James Gustave "Gus" Speth, is the Carl W. Knobloch, Jr. Dean of the School of Forestry & Environmental Studies, and Sara Shallenberger Brown Professor in the Practice of Environmental Policy
From 1993 to 1999, Dean Speth served as administrator of the United Nations Development Programme and chair of the UN Development Group. Prior to his service at the UN, he was founder and president of the World Resources Insti-tute; professor of law at Georgetown University; chairman of the U.S. Council on Environmental Quality; and senior attorney and cofounder, Natural Resources Defense Council.
Throughout his career, Dean Speth has provided leadership and entrepreneurial initiatives to many task forces and committees whose roles have been to combat environmental degradation, including the President’s Task Force on Global Resources and Environment; the Western Hemisphere Dialogue on Environment and Development; and the National Commission on the Environment. Among his awards are the National Wildlife Federation’s Resources Defense Award, the Natural Resources Council of America’s Barbara Swain Award of Honor, a 1997 Special Recognition Award from the Society for International Development, the Lifetime Achievement Award of the Environmental Law Institute, and the Blue Planet Prize. Publications include The Bridge at the Edge of the World: Capitalism, the Environment, and Crossing from Crisis to Sustainability, Red Sky at Morning: America and the Crisis of the Global Environment; Worlds Apart: Globalization and the Environment; and articles in Foreign Policy, Foreign Affairs, Environmental Science and Technology, the Columbia Journal World of Business, and other journals and books.
Question: How did you get involved in the environmental movement?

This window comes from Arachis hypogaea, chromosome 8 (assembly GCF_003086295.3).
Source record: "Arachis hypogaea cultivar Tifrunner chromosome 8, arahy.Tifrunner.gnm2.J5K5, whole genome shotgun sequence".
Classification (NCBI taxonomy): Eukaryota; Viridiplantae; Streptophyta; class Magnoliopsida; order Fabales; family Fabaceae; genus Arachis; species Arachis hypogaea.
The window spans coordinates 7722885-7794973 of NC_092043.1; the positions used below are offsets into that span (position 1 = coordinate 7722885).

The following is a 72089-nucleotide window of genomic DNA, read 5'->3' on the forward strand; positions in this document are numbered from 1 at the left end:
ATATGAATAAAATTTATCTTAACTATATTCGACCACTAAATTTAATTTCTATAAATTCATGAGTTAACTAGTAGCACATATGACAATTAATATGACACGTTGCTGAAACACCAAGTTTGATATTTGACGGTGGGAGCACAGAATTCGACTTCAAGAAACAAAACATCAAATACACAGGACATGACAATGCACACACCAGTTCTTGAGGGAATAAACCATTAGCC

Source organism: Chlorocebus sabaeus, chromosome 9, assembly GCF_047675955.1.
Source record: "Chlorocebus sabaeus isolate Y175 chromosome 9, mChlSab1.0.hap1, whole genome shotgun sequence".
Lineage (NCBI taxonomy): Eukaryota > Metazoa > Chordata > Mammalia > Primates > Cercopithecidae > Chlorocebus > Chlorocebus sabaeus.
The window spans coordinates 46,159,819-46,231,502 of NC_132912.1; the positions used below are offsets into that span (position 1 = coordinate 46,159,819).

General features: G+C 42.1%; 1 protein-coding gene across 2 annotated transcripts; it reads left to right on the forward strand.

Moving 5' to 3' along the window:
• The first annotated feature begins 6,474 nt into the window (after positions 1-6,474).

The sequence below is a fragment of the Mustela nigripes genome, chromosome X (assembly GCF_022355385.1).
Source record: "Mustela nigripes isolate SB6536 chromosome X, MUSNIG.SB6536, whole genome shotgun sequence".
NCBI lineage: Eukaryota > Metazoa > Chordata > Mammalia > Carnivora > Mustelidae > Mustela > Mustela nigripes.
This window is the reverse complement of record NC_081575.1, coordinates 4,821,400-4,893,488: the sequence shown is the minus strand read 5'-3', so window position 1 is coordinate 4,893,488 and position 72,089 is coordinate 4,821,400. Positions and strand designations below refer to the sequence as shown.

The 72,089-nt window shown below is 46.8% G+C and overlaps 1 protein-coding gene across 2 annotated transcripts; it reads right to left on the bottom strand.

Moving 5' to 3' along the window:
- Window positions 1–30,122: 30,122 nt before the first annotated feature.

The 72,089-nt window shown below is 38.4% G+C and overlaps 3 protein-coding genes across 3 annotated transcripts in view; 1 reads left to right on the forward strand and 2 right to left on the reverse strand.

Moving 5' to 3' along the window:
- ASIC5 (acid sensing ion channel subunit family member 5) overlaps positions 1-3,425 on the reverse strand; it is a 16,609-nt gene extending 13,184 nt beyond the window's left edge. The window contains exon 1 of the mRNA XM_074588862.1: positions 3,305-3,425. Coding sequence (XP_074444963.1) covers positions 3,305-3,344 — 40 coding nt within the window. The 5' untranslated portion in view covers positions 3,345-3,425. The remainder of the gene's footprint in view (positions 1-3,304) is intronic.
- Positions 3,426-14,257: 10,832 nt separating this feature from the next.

Gus Speth: Well, a group of us got together at the Yale Law School in the late 1960s and decided to create a group modeled on the NAACP Legal Defense Fund, but for the environment, as sort of an environmental defense organization. And through a lot of twists and turns, that became the Natural Resources Defense Council, which is going great guns today in our country and doing wonderful work. And after that, I went into the Carter White House and became Jimmy Carter's White House Environmental Advisor for four years. Should have been eight, but it turned out to be four. And during that time, I had the opportunity to supervise the development of what we call the Global 2000 Report. So here was a report written in 1980 that looked forward to the year 2000 and asked the question, what happens if we just keep doing what we're doing today, this scenario, this base case of future? What would the world look like in the year 2000? And it came to some very scary conclusions in 1980. So after the Carter Administration, I decided that I would try to start another group to deal with these global scale issues that we looked at in the Global 2000 Report. And that eventually became the World Resources Institute and I spent over a decade there. And then I was in charge of the transition for an Environment and Energy and Natural Resources for Clinton Administration when it was coming in. That was short and brutal, but a lot of fun in a way. And after that I went to the United Nations and was the head of the U.N. Development Program, which is the largest U.N. arm for development assistance abroad. Basically, we had a major anti-poverty program focused around the world. And after that, I got an invitation to come be the Dean at the Yale School of Forestry and Environmental Studies where I've now been for nine years. So it's been a varied career, I guess. Almost 40 years of working on environmental issues.